Ringworm

What is Ringworm?

Despite its name, Ringworm is not caused by worms. A fungus, known as Tinea, causes Ringworm. It typically takes the appearance of a ring-like circular red blister or circular patch of scaly skin once it has matured. It can also infect nails, causing the nail to turn yellow and brittle, or on the scalp, causing red, itchy patches with symptoms similar to dandruff.

Ringworm is most common on children, but it is extremely infectious and spreads through contact. The infection can affect Adults, and even pets. It is important to be vigilant if anyone that you know has the infection.

The infection can spread in many ways. The most obvious is through direct contact, especially by touching the an infected body part. However, it can also spread indirectly, such as wearing a hat or using a comb that a person with a scalp infection has, or using a towel that an infected person used.

What to do if you or a loved one has Ringworm?

If you or someone that you know has Ringworm, follow this advice. The most important thing to do is to make sure that they avoid touching other people as much as possible. Make sure that they do not share any clothes or personal belongings with other people. This is because Ringworm can survive on clothing and personal items for a long time.

In addition, avoid scratching the infection. It may be itchy, but once you scratch it, the ringworm will get on the nails, and will infect anything that the hand touches. Even worse, the hand itself can become infected, as well. If the itching gets unbearable, grind up some Oatmeal and sprinkle it into a bath as it fills up, and wash with a glycerin soap. Oatmeal naturally soothes itchy skin, and can alleviate itching, while Glycerin soap cleans the irritated skin without leaving behind a filmy residue that can further irritate the skin.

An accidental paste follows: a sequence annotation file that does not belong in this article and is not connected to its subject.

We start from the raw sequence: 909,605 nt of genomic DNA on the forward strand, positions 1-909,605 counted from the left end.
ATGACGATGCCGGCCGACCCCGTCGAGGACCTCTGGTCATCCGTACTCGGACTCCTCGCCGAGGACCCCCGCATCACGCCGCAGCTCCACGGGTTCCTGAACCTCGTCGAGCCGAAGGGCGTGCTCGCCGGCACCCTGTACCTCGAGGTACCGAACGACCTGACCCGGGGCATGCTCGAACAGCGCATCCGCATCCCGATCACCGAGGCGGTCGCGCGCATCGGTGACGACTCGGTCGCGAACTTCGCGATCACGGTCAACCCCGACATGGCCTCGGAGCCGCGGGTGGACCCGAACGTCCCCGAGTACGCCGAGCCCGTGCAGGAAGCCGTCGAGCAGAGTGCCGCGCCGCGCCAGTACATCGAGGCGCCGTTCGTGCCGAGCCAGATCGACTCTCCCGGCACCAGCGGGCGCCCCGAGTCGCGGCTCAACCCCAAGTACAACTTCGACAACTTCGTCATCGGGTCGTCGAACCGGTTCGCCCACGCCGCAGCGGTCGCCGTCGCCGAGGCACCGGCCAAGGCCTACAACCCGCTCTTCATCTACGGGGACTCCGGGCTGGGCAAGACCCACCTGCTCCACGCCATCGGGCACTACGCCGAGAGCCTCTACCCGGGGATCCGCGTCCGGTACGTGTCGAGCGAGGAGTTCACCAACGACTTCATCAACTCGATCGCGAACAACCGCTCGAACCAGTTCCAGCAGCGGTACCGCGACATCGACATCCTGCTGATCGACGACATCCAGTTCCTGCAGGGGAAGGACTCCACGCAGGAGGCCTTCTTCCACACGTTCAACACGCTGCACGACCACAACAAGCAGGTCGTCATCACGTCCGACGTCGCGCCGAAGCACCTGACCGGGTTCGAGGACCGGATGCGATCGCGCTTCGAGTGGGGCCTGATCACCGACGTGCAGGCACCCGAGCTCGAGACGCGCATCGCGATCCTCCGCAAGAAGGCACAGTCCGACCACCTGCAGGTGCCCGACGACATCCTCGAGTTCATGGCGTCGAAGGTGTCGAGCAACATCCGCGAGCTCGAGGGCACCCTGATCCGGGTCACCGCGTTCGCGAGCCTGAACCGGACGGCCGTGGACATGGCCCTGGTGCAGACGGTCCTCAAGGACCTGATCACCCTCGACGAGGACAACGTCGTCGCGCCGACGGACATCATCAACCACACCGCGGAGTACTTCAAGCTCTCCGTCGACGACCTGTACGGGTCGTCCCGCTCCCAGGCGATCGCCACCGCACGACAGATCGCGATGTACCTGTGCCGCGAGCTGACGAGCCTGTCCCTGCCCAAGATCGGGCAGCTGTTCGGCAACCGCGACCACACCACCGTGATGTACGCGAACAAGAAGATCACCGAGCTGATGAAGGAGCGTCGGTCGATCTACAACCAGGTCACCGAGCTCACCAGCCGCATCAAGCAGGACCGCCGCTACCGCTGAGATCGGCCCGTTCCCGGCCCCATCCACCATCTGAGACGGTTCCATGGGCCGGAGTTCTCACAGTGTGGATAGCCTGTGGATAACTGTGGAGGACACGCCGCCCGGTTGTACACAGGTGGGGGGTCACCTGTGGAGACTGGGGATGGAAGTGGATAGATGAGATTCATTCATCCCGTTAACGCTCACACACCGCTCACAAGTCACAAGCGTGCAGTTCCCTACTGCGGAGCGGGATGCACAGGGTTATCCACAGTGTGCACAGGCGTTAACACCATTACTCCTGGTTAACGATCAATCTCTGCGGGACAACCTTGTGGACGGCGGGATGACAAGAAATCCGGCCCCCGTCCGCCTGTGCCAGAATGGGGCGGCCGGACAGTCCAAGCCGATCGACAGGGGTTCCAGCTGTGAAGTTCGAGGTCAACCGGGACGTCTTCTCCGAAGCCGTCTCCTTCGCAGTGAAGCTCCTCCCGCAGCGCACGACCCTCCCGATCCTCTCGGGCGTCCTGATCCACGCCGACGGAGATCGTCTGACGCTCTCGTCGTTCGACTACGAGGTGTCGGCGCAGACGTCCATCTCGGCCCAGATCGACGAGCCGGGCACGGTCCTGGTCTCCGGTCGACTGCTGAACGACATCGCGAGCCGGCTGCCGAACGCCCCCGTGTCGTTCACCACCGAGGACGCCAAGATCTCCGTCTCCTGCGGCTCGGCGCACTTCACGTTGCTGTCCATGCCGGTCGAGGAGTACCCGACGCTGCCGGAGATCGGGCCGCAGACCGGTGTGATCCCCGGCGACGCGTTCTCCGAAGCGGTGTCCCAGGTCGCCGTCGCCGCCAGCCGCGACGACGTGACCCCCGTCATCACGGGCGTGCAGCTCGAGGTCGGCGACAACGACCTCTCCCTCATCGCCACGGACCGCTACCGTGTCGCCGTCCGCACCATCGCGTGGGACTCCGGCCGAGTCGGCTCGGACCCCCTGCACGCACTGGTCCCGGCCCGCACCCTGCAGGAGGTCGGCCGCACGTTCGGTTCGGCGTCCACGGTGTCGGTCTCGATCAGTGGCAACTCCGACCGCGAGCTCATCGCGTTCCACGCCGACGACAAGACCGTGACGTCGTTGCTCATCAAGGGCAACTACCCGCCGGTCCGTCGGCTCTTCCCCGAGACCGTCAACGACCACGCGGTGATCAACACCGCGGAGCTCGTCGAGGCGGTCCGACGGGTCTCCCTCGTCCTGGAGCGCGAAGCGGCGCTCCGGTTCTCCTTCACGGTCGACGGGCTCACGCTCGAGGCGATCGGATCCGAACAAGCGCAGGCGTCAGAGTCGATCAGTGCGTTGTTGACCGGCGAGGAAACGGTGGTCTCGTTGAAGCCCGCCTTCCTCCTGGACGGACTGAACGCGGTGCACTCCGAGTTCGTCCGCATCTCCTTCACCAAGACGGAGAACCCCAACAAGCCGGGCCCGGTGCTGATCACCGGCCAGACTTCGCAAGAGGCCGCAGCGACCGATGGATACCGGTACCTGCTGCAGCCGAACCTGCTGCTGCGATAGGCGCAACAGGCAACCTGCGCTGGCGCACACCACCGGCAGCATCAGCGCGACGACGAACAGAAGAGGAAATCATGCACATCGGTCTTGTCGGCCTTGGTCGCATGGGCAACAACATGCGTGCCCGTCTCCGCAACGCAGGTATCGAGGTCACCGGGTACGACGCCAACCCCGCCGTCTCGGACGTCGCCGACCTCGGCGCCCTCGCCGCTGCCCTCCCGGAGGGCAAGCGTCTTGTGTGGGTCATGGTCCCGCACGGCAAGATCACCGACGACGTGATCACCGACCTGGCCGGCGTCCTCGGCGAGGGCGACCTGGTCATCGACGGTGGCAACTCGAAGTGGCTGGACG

Luckily, many anti-fungal ingredients, including the Tolnaftate in our Hongosan line of products, can fight Ringworm. So, don’t despair, and begin treating the infection early to ensure a speedy recovery.

Just remember one thing. Even after the infection disappears from the surface, it is not really gone. You may not be able to see it, but it is dormant, waiting under the surface to recover. Keep using the treatment for 3 to 4 extra weeks to finish it off. You need to make sure that it is really gone.

After the infection is gone, put on rubber gloves. Throw away objects that the infected individual touched. This includes any old clothes, plush toys, bedding, or towels, because they are a prime breeding ground for fungus. It would also be a good idea to discard any make-up or personal grooming products that they used. This is because the fungus can survive on frequently used items, using body dander shed by the host to survive. You don’t want to risk re-infection just for some items with sentimental value.

With this information, you are set to defend yourself and your family from the scourge of Ringworm.